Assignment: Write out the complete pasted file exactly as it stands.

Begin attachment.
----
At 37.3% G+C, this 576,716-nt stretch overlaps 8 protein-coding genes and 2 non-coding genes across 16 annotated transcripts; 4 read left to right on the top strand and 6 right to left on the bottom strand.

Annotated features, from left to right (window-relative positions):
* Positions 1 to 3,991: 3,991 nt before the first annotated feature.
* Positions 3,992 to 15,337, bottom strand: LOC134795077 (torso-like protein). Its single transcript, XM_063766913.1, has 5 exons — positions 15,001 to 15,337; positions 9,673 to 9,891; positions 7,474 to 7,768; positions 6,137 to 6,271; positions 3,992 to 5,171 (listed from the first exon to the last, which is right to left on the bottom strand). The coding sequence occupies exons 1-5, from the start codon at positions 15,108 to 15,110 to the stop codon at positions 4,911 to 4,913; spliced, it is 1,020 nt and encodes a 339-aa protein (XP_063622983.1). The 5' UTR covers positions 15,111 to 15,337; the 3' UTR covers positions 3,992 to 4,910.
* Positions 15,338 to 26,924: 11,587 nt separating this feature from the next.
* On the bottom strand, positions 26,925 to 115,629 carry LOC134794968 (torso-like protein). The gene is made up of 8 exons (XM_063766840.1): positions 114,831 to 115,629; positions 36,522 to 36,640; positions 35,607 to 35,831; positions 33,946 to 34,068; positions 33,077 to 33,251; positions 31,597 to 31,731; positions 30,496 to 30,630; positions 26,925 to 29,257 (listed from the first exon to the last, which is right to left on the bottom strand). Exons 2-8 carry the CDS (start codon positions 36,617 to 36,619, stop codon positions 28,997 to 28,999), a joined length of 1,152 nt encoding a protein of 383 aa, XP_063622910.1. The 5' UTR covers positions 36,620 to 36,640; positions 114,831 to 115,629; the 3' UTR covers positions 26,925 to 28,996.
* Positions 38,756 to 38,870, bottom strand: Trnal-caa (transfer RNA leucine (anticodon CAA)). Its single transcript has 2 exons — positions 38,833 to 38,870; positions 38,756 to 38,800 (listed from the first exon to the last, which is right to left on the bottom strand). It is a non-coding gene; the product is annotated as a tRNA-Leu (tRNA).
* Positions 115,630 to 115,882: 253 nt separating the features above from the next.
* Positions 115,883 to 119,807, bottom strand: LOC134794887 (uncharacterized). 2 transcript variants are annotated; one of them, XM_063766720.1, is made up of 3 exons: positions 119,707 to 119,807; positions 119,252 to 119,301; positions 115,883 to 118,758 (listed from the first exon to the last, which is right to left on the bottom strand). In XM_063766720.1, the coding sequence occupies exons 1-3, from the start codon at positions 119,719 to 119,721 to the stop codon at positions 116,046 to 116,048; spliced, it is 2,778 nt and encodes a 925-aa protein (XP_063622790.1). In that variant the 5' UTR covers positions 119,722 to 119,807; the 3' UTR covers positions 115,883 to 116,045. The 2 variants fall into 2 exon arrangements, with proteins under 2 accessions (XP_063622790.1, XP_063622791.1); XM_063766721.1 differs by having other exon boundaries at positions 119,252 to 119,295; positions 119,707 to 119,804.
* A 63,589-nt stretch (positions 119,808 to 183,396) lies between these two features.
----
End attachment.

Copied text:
At 37.3% G+C, this 576,716-nt stretch overlaps 8 protein-coding genes and 2 non-coding genes across 16 annotated transcripts; 4 read left to right on the top strand and 6 right to left on the bottom strand.

Annotated features, from left to right (window-relative positions):
* Positions 1 to 3,991: 3,991 nt before the first annotated feature.
* Positions 3,992 to 15,337, bottom strand: LOC134795077 (torso-like protein). Its single transcript, XM_063766913.1, has 5 exons — positions 15,001 to 15,337; positions 9,673 to 9,891; positions 7,474 to 7,768; positions 6,137 to 6,271; positions 3,992 to 5,171 (listed from the first exon to the last, which is right to left on the bottom strand). The coding sequence occupies exons 1-5, from the start codon at positions 15,108 to 15,110 to the stop codon at positions 4,911 to 4,913; spliced, it is 1,020 nt and encodes a 339-aa protein (XP_063622983.1). The 5' UTR covers positions 15,111 to 15,337; the 3' UTR covers positions 3,992 to 4,910.
* Positions 15,338 to 26,924: 11,587 nt separating this feature from the next.
* On the bottom strand, positions 26,925 to 115,629 carry LOC134794968 (torso-like protein). The gene is made up of 8 exons (XM_063766840.1): positions 114,831 to 115,629; positions 36,522 to 36,640; positions 35,607 to 35,831; positions 33,946 to 34,068; positions 33,077 to 33,251; positions 31,597 to 31,731; positions 30,496 to 30,630; positions 26,925 to 29,257 (listed from the first exon to the last, which is right to left on the bottom strand). Exons 2-8 carry the CDS (start codon positions 36,617 to 36,619, stop codon positions 28,997 to 28,999), a joined length of 1,152 nt encoding a protein of 383 aa, XP_063622910.1. The 5' UTR covers positions 36,620 to 36,640; positions 114,831 to 115,629; the 3' UTR covers positions 26,925 to 28,996.
* Positions 38,756 to 38,870, bottom strand: Trnal-caa (transfer RNA leucine (anticodon CAA)). Its single transcript has 2 exons — positions 38,833 to 38,870; positions 38,756 to 38,800 (listed from the first exon to the last, which is right to left on the bottom strand). It is a non-coding gene; the product is annotated as a tRNA-Leu (tRNA).
* Positions 115,630 to 115,882: 253 nt separating the features above from the next.
* Positions 115,883 to 119,807, bottom strand: LOC134794887 (uncharacterized). 2 transcript variants are annotated; one of them, XM_063766720.1, is made up of 3 exons: positions 119,707 to 119,807; positions 119,252 to 119,301; positions 115,883 to 118,758 (listed from the first exon to the last, which is right to left on the bottom strand). In XM_063766720.1, the coding sequence occupies exons 1-3, from the start codon at positions 119,719 to 119,721 to the stop codon at positions 116,046 to 116,048; spliced, it is 2,778 nt and encodes a 925-aa protein (XP_063622790.1). In that variant the 5' UTR covers positions 119,722 to 119,807; the 3' UTR covers positions 115,883 to 116,045. The 2 variants fall into 2 exon arrangements, with proteins under 2 accessions (XP_063622790.1, XP_063622791.1); XM_063766721.1 differs by having other exon boundaries at positions 119,252 to 119,295; positions 119,707 to 119,804.
* A 63,589-nt stretch (positions 119,808 to 183,396) lies between these two features.